So, the normal cell, BEFORE DNA replication is like this: AB
During the interphase leading into Meiosis I, the DNA will replicate, so going into Metaphase I, you have this:
AABB. (at this point, you can think of "AA" or "BB" as one x-shaped chromosome that you will see under a microscope)
During Anaphase I and Telophase I, the homologous pair will segregate into the daughter cells, so you get this:
AA | BB
These will then go into their respective Meiosis II phases, and end up like this after Anaphase II and Telophase II:
A | A | B | B
So, you have 4 haploid daughter cells (the gametes), each with one copy of one chromosome from a homologous pair.
So, in the case of humans, there are 23 "AB" homologous pairs. Call them whatever you want… Pair AB, CD, EF, GH, etc. if you like… the point is, each pair replicates and segregates as in the AB example above. Of course, there is some shuffling going on with crossing over, which halves of the pairs get segregated with other halves, etc. leading to a very large number of possible combinations.
Hope this helps you visualize it better. 🙂
By the way, don’t get too confused by the terms "chromosome" and "chromatid". Chromosome can refer to both 1.) the X shape you see during prophase and metaphase, which is two chromatids joined by a centromere, and 2.) a single piece of coiled DNA in a cell (so a human cell has 23 pairs of these). #2 is essentially the same as a chromatid. We call chromosomes "chromatids" only during cell division when they are duplicated, supercoiled, and the two copies (now called chromatids) are joined together by the centromere. So, "chromatid" really means "sister copy of a chromosome", and when the two copies are joined together we also call that a "chromosome".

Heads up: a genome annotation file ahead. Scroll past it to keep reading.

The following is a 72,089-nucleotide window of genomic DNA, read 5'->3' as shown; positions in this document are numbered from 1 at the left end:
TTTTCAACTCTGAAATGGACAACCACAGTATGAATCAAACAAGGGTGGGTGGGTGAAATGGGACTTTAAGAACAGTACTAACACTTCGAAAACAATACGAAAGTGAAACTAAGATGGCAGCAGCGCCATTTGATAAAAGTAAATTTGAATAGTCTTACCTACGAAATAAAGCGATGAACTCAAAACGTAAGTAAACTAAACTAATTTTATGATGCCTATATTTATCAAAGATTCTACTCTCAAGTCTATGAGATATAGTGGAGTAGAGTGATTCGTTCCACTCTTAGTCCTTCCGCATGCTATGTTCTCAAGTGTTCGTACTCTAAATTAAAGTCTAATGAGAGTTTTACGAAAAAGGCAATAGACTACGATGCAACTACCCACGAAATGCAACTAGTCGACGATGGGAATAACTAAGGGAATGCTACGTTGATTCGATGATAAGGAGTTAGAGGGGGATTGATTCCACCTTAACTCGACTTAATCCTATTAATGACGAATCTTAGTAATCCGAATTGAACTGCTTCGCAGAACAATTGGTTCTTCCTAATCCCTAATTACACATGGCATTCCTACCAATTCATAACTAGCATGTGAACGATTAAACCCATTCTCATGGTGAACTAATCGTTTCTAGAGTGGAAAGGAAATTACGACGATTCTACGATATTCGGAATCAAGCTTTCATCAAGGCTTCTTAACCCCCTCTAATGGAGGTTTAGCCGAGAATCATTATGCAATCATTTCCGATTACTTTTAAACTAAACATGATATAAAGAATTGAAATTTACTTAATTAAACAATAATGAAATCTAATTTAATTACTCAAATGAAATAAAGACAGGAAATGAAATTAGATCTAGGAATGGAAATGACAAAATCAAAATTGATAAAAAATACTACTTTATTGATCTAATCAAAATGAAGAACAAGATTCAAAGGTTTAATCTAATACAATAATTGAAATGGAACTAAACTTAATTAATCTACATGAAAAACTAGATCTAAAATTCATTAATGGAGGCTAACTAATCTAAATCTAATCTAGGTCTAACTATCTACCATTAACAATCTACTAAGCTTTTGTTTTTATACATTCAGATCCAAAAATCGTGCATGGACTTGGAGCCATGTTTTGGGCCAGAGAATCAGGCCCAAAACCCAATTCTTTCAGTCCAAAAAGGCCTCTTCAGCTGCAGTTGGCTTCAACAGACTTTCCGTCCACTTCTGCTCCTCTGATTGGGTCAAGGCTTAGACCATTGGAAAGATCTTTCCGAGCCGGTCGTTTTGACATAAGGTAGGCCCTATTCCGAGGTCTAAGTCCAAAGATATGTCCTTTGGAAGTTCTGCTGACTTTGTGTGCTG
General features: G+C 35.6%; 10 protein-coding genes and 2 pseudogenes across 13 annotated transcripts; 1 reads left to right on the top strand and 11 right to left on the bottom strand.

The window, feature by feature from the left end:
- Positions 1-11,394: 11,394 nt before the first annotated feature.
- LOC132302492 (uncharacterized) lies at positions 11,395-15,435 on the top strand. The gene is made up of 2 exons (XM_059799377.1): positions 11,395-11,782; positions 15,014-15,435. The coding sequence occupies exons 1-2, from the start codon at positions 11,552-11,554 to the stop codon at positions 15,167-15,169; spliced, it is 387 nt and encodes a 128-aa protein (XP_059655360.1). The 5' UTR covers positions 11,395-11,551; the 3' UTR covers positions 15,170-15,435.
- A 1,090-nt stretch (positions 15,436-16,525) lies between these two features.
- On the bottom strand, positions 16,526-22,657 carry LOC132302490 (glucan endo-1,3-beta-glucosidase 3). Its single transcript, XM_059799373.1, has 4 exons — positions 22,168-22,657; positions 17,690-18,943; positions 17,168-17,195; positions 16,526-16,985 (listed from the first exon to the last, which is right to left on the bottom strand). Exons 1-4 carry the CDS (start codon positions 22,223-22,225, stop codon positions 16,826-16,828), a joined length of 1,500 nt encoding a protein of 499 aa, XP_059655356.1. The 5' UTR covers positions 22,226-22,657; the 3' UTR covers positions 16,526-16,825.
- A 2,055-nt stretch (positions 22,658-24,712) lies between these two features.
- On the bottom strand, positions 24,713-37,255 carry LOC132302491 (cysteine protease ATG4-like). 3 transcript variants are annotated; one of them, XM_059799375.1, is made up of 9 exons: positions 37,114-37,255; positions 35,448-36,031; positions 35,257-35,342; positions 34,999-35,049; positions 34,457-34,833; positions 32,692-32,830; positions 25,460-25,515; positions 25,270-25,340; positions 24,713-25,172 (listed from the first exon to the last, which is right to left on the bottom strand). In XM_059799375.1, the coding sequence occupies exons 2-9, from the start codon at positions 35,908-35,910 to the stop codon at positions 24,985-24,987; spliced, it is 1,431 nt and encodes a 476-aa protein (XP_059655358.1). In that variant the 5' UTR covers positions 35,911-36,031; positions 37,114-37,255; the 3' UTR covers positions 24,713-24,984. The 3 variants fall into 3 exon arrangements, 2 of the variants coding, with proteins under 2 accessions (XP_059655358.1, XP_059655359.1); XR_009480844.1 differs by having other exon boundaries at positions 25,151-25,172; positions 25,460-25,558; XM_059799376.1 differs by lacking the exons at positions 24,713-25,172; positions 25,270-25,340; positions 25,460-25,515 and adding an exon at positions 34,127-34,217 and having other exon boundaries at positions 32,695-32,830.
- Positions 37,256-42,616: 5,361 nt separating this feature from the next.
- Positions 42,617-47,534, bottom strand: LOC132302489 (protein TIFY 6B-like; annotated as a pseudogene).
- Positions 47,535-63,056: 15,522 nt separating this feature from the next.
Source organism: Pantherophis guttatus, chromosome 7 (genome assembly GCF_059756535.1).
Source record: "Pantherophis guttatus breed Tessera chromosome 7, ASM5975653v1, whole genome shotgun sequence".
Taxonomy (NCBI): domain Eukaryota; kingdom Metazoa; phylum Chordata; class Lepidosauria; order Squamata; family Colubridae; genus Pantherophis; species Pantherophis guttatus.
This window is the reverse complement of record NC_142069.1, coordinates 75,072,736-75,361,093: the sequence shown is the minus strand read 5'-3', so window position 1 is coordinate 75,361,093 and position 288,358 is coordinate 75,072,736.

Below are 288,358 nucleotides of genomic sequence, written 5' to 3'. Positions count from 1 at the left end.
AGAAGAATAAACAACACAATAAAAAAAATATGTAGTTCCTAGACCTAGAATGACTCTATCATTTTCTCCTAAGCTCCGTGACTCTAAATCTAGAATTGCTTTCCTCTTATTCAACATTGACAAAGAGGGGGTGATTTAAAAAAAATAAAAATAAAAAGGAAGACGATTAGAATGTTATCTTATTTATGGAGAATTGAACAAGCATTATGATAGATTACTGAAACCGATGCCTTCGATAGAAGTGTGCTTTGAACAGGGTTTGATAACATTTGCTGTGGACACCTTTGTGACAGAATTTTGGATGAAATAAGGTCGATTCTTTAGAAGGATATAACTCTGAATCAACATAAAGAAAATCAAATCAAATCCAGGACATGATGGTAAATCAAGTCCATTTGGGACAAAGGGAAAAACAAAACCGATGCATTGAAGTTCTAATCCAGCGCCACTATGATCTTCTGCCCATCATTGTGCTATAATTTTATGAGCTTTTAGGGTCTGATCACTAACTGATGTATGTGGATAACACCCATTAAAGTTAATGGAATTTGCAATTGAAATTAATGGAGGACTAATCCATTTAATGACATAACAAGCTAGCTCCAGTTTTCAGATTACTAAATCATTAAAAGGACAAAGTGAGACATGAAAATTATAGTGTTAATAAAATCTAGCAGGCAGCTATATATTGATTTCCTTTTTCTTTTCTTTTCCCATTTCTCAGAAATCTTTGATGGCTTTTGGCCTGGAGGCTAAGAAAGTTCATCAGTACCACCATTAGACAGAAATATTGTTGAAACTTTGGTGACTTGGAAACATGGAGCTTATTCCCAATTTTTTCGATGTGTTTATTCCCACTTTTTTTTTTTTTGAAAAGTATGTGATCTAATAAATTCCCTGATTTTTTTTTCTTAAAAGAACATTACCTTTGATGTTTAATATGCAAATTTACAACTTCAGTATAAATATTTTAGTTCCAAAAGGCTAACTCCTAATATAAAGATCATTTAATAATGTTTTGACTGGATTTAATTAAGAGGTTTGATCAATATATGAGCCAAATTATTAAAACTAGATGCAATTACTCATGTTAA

Annoying, eh? 😉
March 6, 2010 at 7:19 pm #98147scholardParticipant
Just to confirm something….
I know humans have 46 chromosomes. Knowing as well that they have 23 pairs of chromosomes, however, are "chromosomes" the same thing as "homologous chromosomes", with the terms just being used interchangeably?
March 30, 2010 at 9:31 am #98759veenaParticipant
at the start of meiosis the cell is in diploid condition that is for humanbeings have 46chromosomes(2*23)
during meiosis-1 dna gets replicates,now we have 92chromosomes(46*2)
then chromatid formation occurs which results in 92*2(184 chromatids) each chromosme having two chromatids attached at centromere
at the end of meiosis we will have two cells having 92chromatids(46 chromosomes)
during meiosis-2 each cell having 46 chromoses divides in two cells each having 23chromosomes that is haploid cells
March 30, 2010 at 9:29 pm #98764david23Participantquote veena:
This is just wrong . Chromatid formation is the DNA replication. The two steps are the same. You can only have 46 chromosomes MAX, and 98 chromatids when it duplicates.
May 24, 2011 at 1:06 pm #105022JackBeanParticipantquote scholard:
Not really. Consider you have chromosome 1 and chromosome 5. These are not homologous 😉